Eating DisordersspacerPhysical HealthspacerSubstance AbusespacerHelp and ResourcesspacerEmotional HealthspacerSexual IssuesspacerPressures

by Emily and Anika
 Ages 16 and 17

Our Health Our Futures Logo

In the midst of winter, I found there was, within me, an invincible summer.

spacer-Albert Camus

Photo of Emily
     Emily, Age 16
Photo of Anika
     Anika, Age 17
  Do I have an eating disorder?

spacerThere is a quiz from the most amazing and complete eating disorders web site I have encountered, entitled Mirror-Mirror. This quiz should help you determine whether you or a friend needs help.

What do I to help a friend with an eating disorder?

spacerIf you think your friend has an eating disorder, encourage her (or him) to get help, but remember that she may react with anger or deny that a problem exists. Just remind her that you'll always be there for her if she needs to talk. If your friend is severely underweight or bingeing and purging several times a day, you may need to speak to a doctor or tell an adult so that your friend can get immediate care. Remember that you can't force your friend to get help; it's ultimately her decision. You can, however, be there for her and be patient. You're not a therapist, but you need to help your friend: even if they hate you now, they will love you later. Visit this site for a more in-depth discussion of how to help who needs you; it goes over all the basics of what to do or not to do when approaching someone you love

What should I do if I have an eating disorder?
Choose Life
spacer -Trainspotting
spacerYou must choose life for yourself. It is difficult, but by no means impossible. You must choose to conquer the eating disorder before it conquers you. Fight for yourself and your right to live. After you have made that choice, there are many things you can do to aid your recovery:
  • Learn as much as you can about eating disorders.
  • Admit that you have an eating disorder and that you need help
  • Tell someone about your problem, and ask for help. This is incredibly hard to do but even more incredibly important that you do it. For advice on telling someone go to For advice on getting help, go to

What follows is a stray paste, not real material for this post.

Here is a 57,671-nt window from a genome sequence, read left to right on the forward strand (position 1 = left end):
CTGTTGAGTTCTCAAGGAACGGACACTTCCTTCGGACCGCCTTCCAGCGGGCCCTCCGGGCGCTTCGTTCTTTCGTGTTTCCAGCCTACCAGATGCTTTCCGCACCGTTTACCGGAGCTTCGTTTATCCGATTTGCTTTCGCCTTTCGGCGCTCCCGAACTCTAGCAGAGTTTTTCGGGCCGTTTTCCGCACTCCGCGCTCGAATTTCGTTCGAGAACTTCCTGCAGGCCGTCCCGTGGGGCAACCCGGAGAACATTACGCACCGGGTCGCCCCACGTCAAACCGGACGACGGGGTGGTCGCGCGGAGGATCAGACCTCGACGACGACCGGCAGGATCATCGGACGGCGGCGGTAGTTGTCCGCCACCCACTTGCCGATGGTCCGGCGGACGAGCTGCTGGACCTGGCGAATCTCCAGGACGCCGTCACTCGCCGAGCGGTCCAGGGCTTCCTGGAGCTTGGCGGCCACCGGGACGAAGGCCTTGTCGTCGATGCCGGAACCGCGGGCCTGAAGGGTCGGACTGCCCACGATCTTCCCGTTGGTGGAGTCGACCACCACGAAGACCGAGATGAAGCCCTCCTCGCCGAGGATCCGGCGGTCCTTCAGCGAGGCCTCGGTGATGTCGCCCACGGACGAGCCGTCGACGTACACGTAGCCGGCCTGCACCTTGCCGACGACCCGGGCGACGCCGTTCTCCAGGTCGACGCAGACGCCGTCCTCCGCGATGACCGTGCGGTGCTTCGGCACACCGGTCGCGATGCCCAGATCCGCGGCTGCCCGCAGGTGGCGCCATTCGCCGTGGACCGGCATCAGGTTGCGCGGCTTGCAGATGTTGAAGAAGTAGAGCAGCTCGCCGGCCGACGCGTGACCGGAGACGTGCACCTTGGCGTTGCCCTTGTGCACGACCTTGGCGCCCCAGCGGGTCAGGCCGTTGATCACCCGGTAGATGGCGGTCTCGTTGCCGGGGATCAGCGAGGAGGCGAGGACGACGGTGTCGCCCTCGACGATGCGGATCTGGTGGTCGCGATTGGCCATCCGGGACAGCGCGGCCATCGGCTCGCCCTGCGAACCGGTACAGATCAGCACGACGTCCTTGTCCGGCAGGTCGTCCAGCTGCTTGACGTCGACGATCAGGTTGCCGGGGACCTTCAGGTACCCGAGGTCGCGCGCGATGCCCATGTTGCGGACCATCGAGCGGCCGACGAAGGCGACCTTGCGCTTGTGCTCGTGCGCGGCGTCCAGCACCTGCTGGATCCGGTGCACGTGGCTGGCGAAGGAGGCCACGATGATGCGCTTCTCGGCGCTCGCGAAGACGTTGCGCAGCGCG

• Join a self-help group
  • Understand that asking for help is a sign of STRENGTH, not weakness
  • Try to recognize why you have the problem
  • Recognize the importance of good nutrition and moderate exercise. After eating so abnormally, eating normally can be confusing. For an extremely helpful guide about normalizing eating for anorexics and bulimics, go to
  • Try relaxation techniques
  • Seek professional help - Health Center, Counselor, Psychologist, Psychiatrist, Nutritionist (or anyone who specializes in eating disorders)
  • Be patient! Recovery takes time, but it is worth it!
    (taken from "Food for Thought," Randolph Macon Woman's College)

The Eater's Agreement (from True Nourishment)

"I hereby agree, from this day forward, to fully participate in life on earth. I agree to inhabit the appropriate vehicle for such participation - a body. As a requisite for the sustaining of that body, and of the life that dwells therein, I agree to be an eater. This agreement fully binds me for the duration of my stay on earth…"

"I choose life again and again and again…"

Relapse Information
On the road to recovery, relapses are common. Many people wake-up saying "Today I will eat like a normal person. Today I will not screw up" but it's harder then it sounds. To read more about preventing relapse before they start, go to However, if you may already be past that point it's important to recognize the warning signs of relapse so you can alert someone before the problem escalates. Some of the warning signs that a relapse is occurring are:

  • Increased obsessive thinking about food and weight
  • Feeling of being too fat even though you're not
  • Looking in the mirror a lot
  • Skipping meals
  • Believing you will be happy and successful if you are thin
  • Suicidal thoughts
  • Excessive exercising
spacerFor more warning signs, go to:
If you recognize your behavior as a relapse, let your psychologist, doctor, or nutritionist know what you're going through. It is possible to prevent a relapse, and you may want to view the Relapse Prevention Plan at

What is an Eating Disorder?
Who's at Risk, Warning Signs, Med Complications